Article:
On reaching the Pass of Glen Coe we found several spots to pull up for photographs. At one large parking area also used by buses we had a bit of a chuckle at a guy who had walked out to photograph some bog cotton and now seemed to be sinking in the peat bog while being attacked by midges at the same time. With frantic handwaving and some slightly tentative steps (probably accompanied by the appropriate squelchy sucking noises) he finally made it back to his wife who was calling directions while standing on the firm path.  At our next stop, which was on the long driveway to leading to an inn, Margaret wandered into the peat and after being so careful to look for the solid spots she looked up toward me and promptly put her foot into one of the narrow water channels draining the bog. Whoops, I tried not to laugh and was even sypathetic enough to turn the heater up to give her shoe and sock a bit of a chance to dry out. (Sorry, my Love, I couldn't resist putting that into the journal).

The road winds around and is full of tourists trying to pull up for photos, like all of us, but further down the pass we found a parking area near a bridge and waterfall to get more photographs. Meanwhile Margaret took snaps from the window of the car.

We pulled in to Glencoe visitors centre but it was after 6pm by now and the centre was closed so we contined down to Glencoe village itself where we hoped there might be a pub offering something worthwhile for dinner. There was nothing that looked remotely inviting so we continued on to Ballachulish where we tried at the Laroch Restaurant and Bar. Sorry no tables in the Restaurant but if we could find a table in the Bar we could order from the Restaurant menu. There was a crowd in the bar and it didn't really appeal as a place to eat so we moved on down the road and saw a sign for Ballachulish House that offered meals and ales so, when we eventually found the place several hundred yards further down the road and past two major intersections and a roundabout, we pulled in to the car park. There were no spaces left and a couple of coaches parked outside so we decided that wasn't worth even thinking about. Off we went again looking hopefully at any signs that could offer food. Margaret spotted one for the Holly Tree Hotel offering 'All Day Meals'. There were spaces in the car park. Is this too good to be true?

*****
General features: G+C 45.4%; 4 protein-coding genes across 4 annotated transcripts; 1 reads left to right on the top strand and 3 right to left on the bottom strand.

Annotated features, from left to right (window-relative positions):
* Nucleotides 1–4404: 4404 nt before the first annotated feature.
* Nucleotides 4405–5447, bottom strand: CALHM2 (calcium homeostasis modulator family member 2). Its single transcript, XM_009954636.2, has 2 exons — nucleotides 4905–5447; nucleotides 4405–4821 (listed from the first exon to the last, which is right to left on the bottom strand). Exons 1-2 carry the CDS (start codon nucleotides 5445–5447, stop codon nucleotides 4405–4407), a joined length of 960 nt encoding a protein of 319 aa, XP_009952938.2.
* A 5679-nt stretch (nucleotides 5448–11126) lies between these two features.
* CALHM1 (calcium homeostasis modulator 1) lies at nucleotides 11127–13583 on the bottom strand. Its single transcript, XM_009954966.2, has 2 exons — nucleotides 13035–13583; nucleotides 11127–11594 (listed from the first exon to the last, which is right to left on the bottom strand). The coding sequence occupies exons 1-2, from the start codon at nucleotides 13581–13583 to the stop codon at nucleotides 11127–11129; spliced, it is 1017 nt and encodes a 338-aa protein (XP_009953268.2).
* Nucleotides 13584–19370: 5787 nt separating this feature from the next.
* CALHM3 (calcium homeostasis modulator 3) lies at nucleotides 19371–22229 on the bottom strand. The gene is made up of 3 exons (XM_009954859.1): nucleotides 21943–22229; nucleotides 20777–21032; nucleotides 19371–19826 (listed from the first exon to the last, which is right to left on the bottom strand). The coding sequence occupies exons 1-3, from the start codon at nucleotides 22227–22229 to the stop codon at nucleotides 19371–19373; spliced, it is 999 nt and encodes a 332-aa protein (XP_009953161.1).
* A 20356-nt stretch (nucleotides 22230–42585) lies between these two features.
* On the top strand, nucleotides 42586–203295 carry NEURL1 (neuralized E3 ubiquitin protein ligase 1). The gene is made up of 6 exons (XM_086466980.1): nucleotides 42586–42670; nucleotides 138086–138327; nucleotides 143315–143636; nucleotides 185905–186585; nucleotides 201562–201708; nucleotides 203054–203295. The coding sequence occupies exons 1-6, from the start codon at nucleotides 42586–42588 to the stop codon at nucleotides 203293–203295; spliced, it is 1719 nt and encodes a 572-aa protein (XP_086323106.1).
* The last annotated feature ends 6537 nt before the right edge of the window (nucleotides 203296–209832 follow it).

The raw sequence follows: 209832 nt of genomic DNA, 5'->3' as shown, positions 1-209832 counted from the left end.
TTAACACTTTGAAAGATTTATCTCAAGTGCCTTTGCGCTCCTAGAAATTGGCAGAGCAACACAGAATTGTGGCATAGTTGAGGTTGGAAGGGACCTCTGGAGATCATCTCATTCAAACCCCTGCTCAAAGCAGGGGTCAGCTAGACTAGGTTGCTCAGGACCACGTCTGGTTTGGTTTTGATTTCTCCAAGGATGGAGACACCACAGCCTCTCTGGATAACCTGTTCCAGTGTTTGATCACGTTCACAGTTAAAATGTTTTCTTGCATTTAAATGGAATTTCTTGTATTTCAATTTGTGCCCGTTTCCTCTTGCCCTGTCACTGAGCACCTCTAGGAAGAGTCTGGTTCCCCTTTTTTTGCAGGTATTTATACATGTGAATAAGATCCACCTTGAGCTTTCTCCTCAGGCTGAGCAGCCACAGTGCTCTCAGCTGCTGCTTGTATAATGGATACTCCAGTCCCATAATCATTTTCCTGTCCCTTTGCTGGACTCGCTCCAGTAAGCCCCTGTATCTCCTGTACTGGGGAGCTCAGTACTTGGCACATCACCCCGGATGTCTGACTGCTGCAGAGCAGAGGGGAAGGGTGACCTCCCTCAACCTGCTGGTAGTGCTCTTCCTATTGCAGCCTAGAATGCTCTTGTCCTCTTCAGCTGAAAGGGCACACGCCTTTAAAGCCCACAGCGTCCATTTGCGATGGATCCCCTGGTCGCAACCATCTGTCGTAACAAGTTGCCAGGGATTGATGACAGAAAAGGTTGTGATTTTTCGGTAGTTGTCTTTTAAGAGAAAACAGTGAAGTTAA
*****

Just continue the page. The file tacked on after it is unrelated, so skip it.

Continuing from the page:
Inside we were greeted by a waitress who said there was a table for two left and led us inside. The dining area looked out onto Loch Linnhe and an old railway pier. In fact the hotel and restaurant had grown from the original railway station and tearooms that were supposedly a Mackintosh inspired design. We couldn't see that from where we were sitting but later I looked around the building and it was obvious where the original building was and where the additions had grown out and up.

I ordered Venison which the chef agreed to do without the normal jus which contains garlic and Margaret opted for the Fillet Steak. When they came the meals were superb and served with a large bowl of vegetables to share between us. The chef had obviously decided he couldn't send a dish out without any sort of sauce so my venison came with a simple red wine jus which I thought was all that was needed with the venison. After a meal like that we foolishly chose to have Sticky Toffee Pudding. Foolish because it was so good and we both had to leave some on the plates.

I was going to say we returned to the car replete but really we waddled back to get cameras and take a few photos of Loch Linnhe just to avoid putting seatbelts around our bellies. We must admit we have been lucky once again to have stumbled on a very good restaurant.

It was only about 30 miles back to our hotel so we were home again before the sun went down. Blind luck and good fortune came to our aid again and there was a parking spot on the esplanade just across from the hotel. Not only would that be easy enough for luggage when we leave on the day after tomorrow but probably safer than in the narrow slots in the car park. When we got to our room we were too tired from our day to do more than sort the photographs from the day.


Highland Cow at Arduaine Garden
Fuschias at Arduaine Garden
Arduaine Garden
Beach at Arduaine Garden